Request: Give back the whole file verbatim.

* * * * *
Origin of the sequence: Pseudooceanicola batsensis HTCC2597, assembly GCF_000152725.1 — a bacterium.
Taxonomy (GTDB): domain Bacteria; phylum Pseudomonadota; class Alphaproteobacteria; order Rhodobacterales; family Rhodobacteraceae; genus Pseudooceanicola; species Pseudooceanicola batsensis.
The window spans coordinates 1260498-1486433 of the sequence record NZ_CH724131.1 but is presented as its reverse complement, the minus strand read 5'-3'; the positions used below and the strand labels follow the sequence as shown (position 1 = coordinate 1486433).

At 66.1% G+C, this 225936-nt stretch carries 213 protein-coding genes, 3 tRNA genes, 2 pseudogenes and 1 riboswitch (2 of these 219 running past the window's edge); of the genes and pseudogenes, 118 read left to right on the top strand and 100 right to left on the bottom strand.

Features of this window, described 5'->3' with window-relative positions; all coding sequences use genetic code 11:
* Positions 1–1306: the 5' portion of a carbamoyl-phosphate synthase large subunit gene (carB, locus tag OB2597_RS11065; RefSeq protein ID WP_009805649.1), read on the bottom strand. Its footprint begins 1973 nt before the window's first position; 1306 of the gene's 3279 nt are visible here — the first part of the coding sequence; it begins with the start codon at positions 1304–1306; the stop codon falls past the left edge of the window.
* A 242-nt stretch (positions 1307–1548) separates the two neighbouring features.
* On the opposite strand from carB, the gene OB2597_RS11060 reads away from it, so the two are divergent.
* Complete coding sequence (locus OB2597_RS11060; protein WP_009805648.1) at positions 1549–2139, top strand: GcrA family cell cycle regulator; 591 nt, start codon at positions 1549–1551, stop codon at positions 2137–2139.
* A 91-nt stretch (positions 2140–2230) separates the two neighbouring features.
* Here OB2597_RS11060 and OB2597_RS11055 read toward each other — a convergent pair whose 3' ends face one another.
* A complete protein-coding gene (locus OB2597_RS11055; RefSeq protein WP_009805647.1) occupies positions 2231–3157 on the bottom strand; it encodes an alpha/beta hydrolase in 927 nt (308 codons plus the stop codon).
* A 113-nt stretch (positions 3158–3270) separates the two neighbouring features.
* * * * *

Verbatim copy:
Origin of the sequence: Pseudooceanicola batsensis HTCC2597, assembly GCF_000152725.1 — a bacterium.
Taxonomy (GTDB): domain Bacteria; phylum Pseudomonadota; class Alphaproteobacteria; order Rhodobacterales; family Rhodobacteraceae; genus Pseudooceanicola; species Pseudooceanicola batsensis.
The window spans coordinates 1260498-1486433 of the sequence record NZ_CH724131.1 but is presented as its reverse complement, the minus strand read 5'-3'; the positions used below and the strand labels follow the sequence as shown (position 1 = coordinate 1486433).

At 66.1% G+C, this 225936-nt stretch carries 213 protein-coding genes, 3 tRNA genes, 2 pseudogenes and 1 riboswitch (2 of these 219 running past the window's edge); of the genes and pseudogenes, 118 read left to right on the top strand and 100 right to left on the bottom strand.

Features of this window, described 5'->3' with window-relative positions; all coding sequences use genetic code 11:
* Positions 1–1306: the 5' portion of a carbamoyl-phosphate synthase large subunit gene (carB, locus tag OB2597_RS11065; RefSeq protein ID WP_009805649.1), read on the bottom strand. Its footprint begins 1973 nt before the window's first position; 1306 of the gene's 3279 nt are visible here — the first part of the coding sequence; it begins with the start codon at positions 1304–1306; the stop codon falls past the left edge of the window.
* A 242-nt stretch (positions 1307–1548) separates the two neighbouring features.
* On the opposite strand from carB, the gene OB2597_RS11060 reads away from it, so the two are divergent.
* Complete coding sequence (locus OB2597_RS11060; protein WP_009805648.1) at positions 1549–2139, top strand: GcrA family cell cycle regulator; 591 nt, start codon at positions 1549–1551, stop codon at positions 2137–2139.
* A 91-nt stretch (positions 2140–2230) separates the two neighbouring features.
* Here OB2597_RS11060 and OB2597_RS11055 read toward each other — a convergent pair whose 3' ends face one another.
* A complete protein-coding gene (locus OB2597_RS11055; RefSeq protein WP_009805647.1) occupies positions 2231–3157 on the bottom strand; it encodes an alpha/beta hydrolase in 927 nt (308 codons plus the stop codon).
* A 113-nt stretch (positions 3158–3270) separates the two neighbouring features.